Christina Marriott, Chief Executive of RSPH responded to the announcement:

“If these reports are correct we are left with more questions than answers. We question the timing of an announcement to scrap our national public health agency in the midst of a global pandemic and before any public inquiry any has started, let alone reported. We recognise that there have been some serious challenges in terms of our response to Covid-19, including the timing of the lockdown, the ongoing ineffectiveness of Tier 2 Track and Trace and postcode-level data previously not being available to DPHs. Multiple lessons need to be learnt before solutions can be in place in advance of the winter. To do otherwise risks avoidable mistakes in subsequent waves of the pandemic which will only harm the public’s health further. 

Any successor organisations will stand or fall depending on whether a series of critical issues are addressed. 

Firstly, government must reverse its sidelining of public health. This happened under austerity, when NHS budgets were protected to some degree, but public health budgets were slashed. It happened at the beginning of the pandemic when the public health approaches, which had been so successful in other countries were ignored.

Secondly, public health cannot be defined as a narrow health protection agenda. Covid-19 has shown that tackling non-communicable diseases such as obesity and diabetes,  including their health inequalities, is vital if England’s population is to be resilient to pandemics. It may be appropriate for the functions to sit in different agencies – but clear accountability for outcomes in health improvement, health inequalities and health protection must be established.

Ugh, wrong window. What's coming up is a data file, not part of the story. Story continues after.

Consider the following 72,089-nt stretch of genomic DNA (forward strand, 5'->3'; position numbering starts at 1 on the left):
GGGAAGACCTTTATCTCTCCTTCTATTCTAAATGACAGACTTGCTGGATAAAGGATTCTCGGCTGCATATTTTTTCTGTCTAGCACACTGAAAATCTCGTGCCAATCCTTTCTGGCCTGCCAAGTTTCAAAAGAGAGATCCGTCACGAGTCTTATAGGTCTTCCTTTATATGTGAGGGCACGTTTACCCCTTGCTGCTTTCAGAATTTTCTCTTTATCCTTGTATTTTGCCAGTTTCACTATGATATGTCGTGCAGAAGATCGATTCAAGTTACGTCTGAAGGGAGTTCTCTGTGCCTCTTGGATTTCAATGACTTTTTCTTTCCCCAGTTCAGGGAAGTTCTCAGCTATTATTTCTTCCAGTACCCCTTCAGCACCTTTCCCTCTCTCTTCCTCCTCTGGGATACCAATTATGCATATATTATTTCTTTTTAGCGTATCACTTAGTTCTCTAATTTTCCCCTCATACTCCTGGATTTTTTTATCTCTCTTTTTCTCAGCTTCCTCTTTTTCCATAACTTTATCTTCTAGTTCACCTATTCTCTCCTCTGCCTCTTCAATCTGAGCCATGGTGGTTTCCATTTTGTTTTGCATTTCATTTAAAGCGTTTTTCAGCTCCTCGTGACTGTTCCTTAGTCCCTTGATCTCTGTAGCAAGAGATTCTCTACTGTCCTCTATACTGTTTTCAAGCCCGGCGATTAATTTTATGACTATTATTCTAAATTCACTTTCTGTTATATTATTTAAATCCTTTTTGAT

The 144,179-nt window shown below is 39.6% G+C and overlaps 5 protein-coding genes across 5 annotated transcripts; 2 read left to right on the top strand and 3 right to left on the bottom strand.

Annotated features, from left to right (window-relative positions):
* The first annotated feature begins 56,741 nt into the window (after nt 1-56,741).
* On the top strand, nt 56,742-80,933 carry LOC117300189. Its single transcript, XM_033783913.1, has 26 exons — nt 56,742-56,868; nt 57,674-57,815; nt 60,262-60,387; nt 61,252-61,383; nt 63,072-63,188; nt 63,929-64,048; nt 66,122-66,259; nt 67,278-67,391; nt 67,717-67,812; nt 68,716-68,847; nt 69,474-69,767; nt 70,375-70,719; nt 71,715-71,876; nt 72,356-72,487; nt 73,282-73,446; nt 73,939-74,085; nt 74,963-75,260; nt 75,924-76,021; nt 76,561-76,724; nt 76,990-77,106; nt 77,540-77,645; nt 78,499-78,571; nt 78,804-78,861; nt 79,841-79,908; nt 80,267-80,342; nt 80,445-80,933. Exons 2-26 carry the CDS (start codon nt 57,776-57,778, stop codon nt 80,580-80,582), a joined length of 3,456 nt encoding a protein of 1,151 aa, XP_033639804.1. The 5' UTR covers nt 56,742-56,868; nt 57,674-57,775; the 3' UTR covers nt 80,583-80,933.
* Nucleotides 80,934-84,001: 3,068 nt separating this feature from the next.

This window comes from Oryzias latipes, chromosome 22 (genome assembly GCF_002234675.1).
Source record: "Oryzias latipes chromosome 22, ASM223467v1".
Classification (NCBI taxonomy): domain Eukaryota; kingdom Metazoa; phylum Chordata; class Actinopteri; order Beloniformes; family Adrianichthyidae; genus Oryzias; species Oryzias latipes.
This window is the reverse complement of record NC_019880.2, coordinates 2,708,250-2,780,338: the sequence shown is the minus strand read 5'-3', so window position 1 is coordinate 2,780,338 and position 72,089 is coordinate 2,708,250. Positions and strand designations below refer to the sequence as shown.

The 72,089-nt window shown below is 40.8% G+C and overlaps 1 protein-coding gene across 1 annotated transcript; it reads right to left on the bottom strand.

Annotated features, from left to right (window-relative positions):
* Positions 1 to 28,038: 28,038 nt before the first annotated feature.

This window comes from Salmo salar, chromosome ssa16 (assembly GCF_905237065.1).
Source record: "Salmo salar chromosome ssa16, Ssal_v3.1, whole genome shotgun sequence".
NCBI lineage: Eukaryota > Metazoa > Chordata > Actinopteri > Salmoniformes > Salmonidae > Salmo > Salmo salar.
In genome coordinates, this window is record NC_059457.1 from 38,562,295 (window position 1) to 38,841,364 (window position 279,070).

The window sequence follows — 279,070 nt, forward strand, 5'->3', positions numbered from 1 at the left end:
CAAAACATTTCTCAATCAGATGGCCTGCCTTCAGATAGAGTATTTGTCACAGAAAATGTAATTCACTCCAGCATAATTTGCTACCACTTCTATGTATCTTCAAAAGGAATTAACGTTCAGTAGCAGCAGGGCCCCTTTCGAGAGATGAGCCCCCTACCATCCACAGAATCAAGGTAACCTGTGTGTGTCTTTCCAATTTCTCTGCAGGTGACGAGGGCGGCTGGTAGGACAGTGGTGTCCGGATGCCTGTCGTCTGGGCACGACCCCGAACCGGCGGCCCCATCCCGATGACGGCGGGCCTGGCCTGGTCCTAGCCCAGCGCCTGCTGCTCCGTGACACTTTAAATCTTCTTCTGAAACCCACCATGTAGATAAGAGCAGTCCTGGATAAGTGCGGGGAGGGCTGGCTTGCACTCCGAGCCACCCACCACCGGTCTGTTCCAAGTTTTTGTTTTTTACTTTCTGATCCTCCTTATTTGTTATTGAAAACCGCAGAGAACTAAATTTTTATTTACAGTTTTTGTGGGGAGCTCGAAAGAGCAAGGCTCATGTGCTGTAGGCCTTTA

With that accountability must come sufficient funding. The 25% real term cut in its funding since 2015 must be reversed. Public health needs a medium term settlement: the annual uncertainty of budgets must be removed.

There must be clarity in the relationship between national organisations and local leaders, including Directors of Public Health, particularly if they will assume greater responsibilities. And there must be clarity in the relationship with government – with sufficient independence for any new bodies to speak out but the Secretary of State’s current accountability for public health, and its agency, retained.”

RSPH has recently conducted a survey of its membership about the response to Covid-19. Among the findings is a pandemic performance score which suggests that Public Health England are viewed quite favourably by those in the Public Health community.